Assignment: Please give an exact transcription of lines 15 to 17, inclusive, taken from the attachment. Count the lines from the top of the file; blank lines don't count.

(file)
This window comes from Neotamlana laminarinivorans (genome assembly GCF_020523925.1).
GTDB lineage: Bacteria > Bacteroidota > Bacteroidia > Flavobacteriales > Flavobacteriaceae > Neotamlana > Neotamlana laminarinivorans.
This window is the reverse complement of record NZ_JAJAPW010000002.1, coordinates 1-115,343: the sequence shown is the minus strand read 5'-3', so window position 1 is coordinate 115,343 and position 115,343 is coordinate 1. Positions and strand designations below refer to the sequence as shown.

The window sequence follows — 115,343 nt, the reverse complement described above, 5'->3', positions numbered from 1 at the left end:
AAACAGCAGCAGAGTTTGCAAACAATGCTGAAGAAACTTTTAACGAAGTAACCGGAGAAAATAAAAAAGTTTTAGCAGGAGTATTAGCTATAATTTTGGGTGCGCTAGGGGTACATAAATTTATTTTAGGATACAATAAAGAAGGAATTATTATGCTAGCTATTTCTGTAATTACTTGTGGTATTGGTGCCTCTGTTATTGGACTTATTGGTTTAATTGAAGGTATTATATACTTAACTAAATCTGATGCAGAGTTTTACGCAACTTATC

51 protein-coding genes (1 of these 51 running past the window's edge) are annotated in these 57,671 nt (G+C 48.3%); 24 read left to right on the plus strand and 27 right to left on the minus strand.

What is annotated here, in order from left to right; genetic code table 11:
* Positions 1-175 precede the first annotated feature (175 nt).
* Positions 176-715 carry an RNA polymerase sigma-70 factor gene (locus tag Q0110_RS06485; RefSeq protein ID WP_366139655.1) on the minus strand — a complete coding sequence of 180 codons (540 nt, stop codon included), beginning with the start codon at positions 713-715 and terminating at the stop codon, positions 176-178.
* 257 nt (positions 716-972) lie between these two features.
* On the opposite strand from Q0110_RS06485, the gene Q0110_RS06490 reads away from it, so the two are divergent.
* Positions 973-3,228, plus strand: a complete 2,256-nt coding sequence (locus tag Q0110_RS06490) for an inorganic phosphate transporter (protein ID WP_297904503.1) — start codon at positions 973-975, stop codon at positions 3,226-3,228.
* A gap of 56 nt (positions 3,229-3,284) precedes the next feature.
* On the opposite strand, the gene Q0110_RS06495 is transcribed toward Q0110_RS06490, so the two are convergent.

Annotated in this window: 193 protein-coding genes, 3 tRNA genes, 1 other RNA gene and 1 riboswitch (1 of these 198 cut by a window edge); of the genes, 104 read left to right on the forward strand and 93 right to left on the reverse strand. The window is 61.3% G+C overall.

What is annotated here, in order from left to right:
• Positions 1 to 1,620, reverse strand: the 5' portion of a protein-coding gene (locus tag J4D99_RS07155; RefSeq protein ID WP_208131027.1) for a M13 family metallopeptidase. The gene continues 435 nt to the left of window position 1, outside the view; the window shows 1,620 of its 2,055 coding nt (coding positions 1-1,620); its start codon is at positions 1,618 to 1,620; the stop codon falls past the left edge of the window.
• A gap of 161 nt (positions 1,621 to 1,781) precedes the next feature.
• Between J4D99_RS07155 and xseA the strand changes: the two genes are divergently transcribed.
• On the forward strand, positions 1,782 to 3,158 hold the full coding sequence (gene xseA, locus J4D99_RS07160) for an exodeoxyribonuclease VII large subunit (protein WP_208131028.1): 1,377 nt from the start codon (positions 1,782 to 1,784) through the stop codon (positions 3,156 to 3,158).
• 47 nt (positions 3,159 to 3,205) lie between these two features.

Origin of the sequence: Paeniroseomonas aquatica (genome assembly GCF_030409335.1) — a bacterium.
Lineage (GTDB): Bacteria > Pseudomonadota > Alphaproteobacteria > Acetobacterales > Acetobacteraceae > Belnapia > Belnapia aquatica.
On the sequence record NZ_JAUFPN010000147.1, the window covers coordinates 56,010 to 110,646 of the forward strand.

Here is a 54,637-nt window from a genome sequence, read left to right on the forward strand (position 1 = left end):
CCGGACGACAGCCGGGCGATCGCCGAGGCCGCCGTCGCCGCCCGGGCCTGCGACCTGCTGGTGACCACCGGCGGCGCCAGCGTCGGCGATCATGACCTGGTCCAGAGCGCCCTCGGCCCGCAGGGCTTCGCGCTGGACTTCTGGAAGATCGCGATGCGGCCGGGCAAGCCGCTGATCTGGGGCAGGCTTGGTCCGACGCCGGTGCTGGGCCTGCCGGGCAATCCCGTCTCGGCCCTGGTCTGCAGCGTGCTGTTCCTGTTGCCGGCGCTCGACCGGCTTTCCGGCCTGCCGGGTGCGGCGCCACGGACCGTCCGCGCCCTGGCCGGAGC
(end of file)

Annotated in this window: 193 protein-coding genes, 3 tRNA genes, 1 other RNA gene and 1 riboswitch (1 of these 198 cut by a window edge); of the genes, 104 read left to right on the forward strand and 93 right to left on the reverse strand. The window is 61.3% G+C overall.

What is annotated here, in order from left to right:
• Positions 1 to 1,620, reverse strand: the 5' portion of a protein-coding gene (locus tag J4D99_RS07155; RefSeq protein ID WP_208131027.1) for a M13 family metallopeptidase. The gene continues 435 nt to the left of window position 1, outside the view; the window shows 1,620 of its 2,055 coding nt (coding positions 1-1,620); its start codon is at positions 1,618 to 1,620; the stop codon falls past the left edge of the window.